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Photography: Sarah Reed
Heather Talbott

changing the wallpaper

Last time I visited
he was changing the wallpaper
in the house we shared
for more than ten years.
I gathered some shreds
and stuck them together
to form a party dress
then wore it out.
My new friends laughed;
they called it Art.
Our old friends
called it an exhibition.


        you and me -
tried to split
while we were ahead.

You spread me to the edge,
                      ate me whole
(while I licked your fingers),
drank my nectar,
           drank me dry,
but it went to your head
to be pissed against the wall,
and you crawled
black-faced through
the labyrinth of my mind
until I lost you.

Still, you made your way
                 magnetically drawn
to my side where I rubbed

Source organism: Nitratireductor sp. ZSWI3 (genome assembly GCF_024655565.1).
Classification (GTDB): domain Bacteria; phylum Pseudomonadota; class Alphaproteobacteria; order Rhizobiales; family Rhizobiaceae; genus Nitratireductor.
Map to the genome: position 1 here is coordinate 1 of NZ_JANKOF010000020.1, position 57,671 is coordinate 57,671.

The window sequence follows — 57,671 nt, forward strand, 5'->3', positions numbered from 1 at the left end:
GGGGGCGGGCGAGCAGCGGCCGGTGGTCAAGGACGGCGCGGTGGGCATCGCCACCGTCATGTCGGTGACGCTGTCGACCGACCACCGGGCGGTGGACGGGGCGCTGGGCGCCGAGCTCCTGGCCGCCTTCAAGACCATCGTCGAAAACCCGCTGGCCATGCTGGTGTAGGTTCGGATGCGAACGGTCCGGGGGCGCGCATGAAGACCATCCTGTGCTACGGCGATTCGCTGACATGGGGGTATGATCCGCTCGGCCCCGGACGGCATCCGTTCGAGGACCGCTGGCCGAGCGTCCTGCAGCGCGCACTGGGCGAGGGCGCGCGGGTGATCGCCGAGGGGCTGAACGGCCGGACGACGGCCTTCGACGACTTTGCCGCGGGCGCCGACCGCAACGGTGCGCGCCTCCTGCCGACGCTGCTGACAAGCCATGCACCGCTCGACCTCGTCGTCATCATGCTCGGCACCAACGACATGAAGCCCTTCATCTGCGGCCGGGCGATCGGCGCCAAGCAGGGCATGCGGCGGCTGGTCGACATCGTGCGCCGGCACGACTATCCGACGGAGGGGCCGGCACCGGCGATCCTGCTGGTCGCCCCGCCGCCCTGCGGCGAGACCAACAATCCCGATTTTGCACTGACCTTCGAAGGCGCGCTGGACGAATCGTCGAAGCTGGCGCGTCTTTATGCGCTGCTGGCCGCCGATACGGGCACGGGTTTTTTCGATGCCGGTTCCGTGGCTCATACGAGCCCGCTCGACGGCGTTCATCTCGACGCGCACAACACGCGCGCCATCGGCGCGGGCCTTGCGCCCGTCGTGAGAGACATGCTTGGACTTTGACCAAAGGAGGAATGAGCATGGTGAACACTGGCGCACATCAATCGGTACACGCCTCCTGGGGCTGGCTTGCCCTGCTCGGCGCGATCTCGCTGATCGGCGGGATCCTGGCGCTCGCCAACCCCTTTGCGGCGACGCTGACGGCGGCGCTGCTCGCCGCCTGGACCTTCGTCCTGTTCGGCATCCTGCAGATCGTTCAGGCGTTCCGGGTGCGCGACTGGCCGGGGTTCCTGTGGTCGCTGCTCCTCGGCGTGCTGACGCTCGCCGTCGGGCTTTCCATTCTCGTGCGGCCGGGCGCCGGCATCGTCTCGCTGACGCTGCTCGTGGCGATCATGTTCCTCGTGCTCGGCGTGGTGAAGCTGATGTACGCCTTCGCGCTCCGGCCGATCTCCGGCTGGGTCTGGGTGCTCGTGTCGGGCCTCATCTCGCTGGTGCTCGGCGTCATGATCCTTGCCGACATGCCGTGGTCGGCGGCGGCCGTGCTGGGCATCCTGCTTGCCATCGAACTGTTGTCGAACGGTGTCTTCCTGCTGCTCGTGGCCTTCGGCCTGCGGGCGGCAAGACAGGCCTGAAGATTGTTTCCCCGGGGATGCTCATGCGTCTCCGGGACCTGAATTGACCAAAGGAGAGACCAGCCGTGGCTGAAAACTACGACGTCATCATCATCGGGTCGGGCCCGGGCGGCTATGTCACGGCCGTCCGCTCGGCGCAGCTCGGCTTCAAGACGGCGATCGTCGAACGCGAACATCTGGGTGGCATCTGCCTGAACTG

my balm in your feet,
your mead poured over me
where you licked it from
crevices known
                      and rediscovered.
I rubbed your temples
with my saliva,
kept you whole.

Now we grey by the hearth
                       feet touching
eyes full of fire
and when you laugh and say
I’ll always be your
Queen Bee
I ask, But have you heard
the one about
the drone?

stigma stigmata

She never kneels to pray.
She lies
still her corners mitred
hands folded where she can see
the room’s shadows
her mantra to Our Father.
Her mind is a loose shutter
banging, banging on,
Ad infinitum, ad nauseum,
Ad perpetuam rei memoriam.

Tell me a story, Daddy.
Lie down with me and
I’ll tell you a story just for us.

She washes her hands
of his stories each day.
She lies still 
(stories grow shorter with age).
There’s no telling what
Our Father makes of her
banging on heaven’s shutter
- afraid he will answer
or that He won’t care.
Mother Mary she suspects
will look the other way.

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